The Financial Planning Association is supportive of the Department of Labor’s fiduciary proposal, but the organization said Tuesday that doesn’t mean it thinks the rules is perfect.
In terms of areas of clarification, 2015 FA Chair Janet Stanzak said the FPA is looking to discover what level of educational information an advisor can give to a client before crossing the line into fiduciary responsibility.
“Offering a potential client just purely generic information may not give them enough information to make a determination before signing a contract,” she said.
Stanzak also called the current reporting obligations and disclosure requirements within the proposal—which is aimed at brokers working with clients' retirement accounts—“too onerous and costly” and said the FPA plans, in conjunction with the Financial Planning Coalition, to suggest ways to reduce the requirements without compromising the disclosures that are needed.
The current rule proposal needs to “streamline reporting, recordkeeping and disclosure requirements in a way so that the consumer has the right information and, at the same time, the advisor and their firm is not overly burdened,” said Karen Nystrom, FPA’s director of advocacy.
Additionally, the FPA believes the proposed eight month timeframe for the rule’s implementation is “too short” and doesn’t give advisors and their firms enough time to comply with the rule as proposed.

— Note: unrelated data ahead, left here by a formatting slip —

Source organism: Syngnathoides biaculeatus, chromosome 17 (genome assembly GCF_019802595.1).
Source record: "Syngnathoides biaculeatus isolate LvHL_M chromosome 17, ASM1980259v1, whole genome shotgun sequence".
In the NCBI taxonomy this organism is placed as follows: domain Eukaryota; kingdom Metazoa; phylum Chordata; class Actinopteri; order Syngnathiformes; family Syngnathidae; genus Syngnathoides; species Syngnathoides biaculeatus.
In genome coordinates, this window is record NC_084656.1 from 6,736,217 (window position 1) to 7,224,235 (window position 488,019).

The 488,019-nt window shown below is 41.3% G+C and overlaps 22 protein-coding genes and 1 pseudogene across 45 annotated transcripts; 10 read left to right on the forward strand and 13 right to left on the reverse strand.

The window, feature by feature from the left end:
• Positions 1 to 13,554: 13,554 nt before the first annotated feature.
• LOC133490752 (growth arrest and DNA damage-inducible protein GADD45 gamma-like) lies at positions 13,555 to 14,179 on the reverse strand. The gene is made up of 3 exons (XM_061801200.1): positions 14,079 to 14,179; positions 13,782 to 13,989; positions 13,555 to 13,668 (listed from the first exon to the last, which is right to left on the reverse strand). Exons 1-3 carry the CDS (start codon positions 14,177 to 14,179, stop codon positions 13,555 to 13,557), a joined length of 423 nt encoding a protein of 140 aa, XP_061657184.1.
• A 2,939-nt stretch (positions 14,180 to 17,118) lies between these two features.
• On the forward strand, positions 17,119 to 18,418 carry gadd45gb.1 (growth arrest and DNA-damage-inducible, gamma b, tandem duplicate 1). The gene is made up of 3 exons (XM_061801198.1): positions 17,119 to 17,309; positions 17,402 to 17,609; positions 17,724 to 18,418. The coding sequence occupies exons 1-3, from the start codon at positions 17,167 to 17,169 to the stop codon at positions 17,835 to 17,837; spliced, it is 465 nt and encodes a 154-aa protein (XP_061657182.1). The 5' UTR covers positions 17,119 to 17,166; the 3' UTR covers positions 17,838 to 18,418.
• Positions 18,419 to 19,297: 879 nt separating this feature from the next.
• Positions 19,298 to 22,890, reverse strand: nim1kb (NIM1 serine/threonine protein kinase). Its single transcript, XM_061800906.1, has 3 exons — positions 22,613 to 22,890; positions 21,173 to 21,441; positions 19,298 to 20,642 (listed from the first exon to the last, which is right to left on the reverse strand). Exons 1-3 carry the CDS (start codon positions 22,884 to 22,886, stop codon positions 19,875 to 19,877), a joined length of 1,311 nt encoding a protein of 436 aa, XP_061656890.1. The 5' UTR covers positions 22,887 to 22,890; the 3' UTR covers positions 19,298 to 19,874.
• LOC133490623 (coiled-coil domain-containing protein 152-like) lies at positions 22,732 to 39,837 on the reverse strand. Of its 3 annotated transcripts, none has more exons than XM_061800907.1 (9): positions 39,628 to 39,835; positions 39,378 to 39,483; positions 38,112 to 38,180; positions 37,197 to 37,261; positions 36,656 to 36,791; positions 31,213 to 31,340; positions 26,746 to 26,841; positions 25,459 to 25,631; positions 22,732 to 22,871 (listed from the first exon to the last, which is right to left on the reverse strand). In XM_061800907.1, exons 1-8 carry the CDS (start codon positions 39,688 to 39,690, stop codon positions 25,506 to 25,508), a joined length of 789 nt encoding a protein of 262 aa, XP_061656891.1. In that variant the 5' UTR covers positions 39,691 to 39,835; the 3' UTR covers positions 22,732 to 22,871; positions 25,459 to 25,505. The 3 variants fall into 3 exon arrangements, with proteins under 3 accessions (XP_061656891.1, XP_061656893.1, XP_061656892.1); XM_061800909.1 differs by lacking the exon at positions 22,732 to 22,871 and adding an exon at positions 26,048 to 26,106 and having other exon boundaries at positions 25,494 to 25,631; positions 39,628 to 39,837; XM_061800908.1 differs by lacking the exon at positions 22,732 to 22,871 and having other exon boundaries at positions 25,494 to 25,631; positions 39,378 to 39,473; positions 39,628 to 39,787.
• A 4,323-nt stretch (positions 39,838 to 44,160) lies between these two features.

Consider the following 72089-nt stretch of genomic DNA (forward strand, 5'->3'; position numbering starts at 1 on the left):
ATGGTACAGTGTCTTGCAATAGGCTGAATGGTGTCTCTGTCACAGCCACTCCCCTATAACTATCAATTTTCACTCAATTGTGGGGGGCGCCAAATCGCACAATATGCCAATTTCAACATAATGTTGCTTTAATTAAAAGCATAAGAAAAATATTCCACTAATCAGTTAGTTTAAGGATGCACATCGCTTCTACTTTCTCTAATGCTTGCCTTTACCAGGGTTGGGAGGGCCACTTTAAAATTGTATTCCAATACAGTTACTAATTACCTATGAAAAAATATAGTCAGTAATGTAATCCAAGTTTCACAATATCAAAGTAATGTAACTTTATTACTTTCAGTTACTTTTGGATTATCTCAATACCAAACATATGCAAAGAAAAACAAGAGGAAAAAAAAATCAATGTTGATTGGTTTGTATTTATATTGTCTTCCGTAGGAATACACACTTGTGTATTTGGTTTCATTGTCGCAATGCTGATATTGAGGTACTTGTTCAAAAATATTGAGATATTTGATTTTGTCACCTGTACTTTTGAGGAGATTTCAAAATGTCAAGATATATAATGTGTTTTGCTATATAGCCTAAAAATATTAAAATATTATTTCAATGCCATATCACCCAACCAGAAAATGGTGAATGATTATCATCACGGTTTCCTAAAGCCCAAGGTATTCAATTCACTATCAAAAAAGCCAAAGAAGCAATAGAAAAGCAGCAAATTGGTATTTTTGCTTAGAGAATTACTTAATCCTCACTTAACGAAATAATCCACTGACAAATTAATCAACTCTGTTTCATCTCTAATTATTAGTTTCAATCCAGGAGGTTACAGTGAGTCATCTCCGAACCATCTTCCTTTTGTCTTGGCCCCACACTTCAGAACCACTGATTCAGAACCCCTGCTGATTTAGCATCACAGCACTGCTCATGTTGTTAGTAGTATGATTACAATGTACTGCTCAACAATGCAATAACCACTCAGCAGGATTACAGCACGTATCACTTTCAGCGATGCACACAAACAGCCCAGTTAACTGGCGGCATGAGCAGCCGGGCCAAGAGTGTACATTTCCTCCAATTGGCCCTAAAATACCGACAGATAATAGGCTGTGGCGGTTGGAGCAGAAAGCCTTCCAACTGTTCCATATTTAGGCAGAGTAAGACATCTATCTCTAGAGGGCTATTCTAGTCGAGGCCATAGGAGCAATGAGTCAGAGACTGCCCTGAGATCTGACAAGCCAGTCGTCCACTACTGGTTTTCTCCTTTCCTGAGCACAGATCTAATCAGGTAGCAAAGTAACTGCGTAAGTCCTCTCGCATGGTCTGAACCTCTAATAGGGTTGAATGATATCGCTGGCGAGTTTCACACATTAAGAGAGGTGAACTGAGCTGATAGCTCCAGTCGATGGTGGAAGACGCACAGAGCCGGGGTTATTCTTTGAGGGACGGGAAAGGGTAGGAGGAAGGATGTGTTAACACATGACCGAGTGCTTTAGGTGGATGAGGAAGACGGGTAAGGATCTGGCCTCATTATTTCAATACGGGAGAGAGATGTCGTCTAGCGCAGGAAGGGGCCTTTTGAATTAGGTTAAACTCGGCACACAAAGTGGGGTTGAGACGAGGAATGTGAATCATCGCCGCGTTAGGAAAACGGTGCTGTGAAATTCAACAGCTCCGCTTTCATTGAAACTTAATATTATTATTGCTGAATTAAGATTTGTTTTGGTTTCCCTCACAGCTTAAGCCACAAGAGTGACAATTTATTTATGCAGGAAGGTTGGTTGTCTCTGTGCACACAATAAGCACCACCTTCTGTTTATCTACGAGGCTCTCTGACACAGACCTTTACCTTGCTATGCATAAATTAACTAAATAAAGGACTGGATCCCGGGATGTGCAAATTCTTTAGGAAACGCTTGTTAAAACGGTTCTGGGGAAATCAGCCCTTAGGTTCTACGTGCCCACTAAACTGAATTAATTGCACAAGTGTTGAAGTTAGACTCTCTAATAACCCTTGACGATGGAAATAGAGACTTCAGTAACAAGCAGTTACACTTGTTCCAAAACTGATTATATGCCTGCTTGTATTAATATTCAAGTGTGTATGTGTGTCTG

“What we’ve heard over and over from our members and other practitioners is not workable for that feature [of the proposal],” Stanzack said. Instead, the FPA will propose that the Labor Department roll out an implementation date for key portions of the proposal, with an enforcement date some time after that. “We want to make sure while this rule is protecting consumers, it’s also workable for our advisors.”
The FPA’s comments come as two-thirds of financial advisors recently surveyed by the National Association of Insurance and Financial Advisors said they expected to lose clients because of the Labor Department’s rule.
NAIFA said advisors feared clients would be intimidated by or unwilling to sign the “best interest standard” contracts required under the proposal and the data retention and disclosure requirements were burdensome, especially in regards to clients with smaller accounts.
Instead of a five-part test to determine if an advisor is acting as a fiduciary, the DOL’s re-proposed fiduciary rule includes a "best interest contract exemption” that would require advisors and firms who want to receive certain types of compensation to "formally commit" to clients they will put their best interests first, according to Labor Secretary Thomas Perez.
About 61 percent of advisors surveyed by NAIFA said the contract requirement was likely to harm their relationships with existing clients, while only 4 percent thought the contracts would improve relations.
Over 1,000 advisors participated in the survey, which was released Tuesday. About 58 percent of the respondents identified as a registered representative of a broker-dealer, about 3 percent were RIAs and about 22 percent were dually-registered.
The Coalition plans to file its comment letter on the DOL's fiduciary proposal on July 21. In the meantime, the FPA is hosting its annual advocacy day in Washington, D.C., on Tuesday and Wednesday, where the organization plans to meet with both the White House and DOL staff members. About 65 advisors from across the country are expected to participate.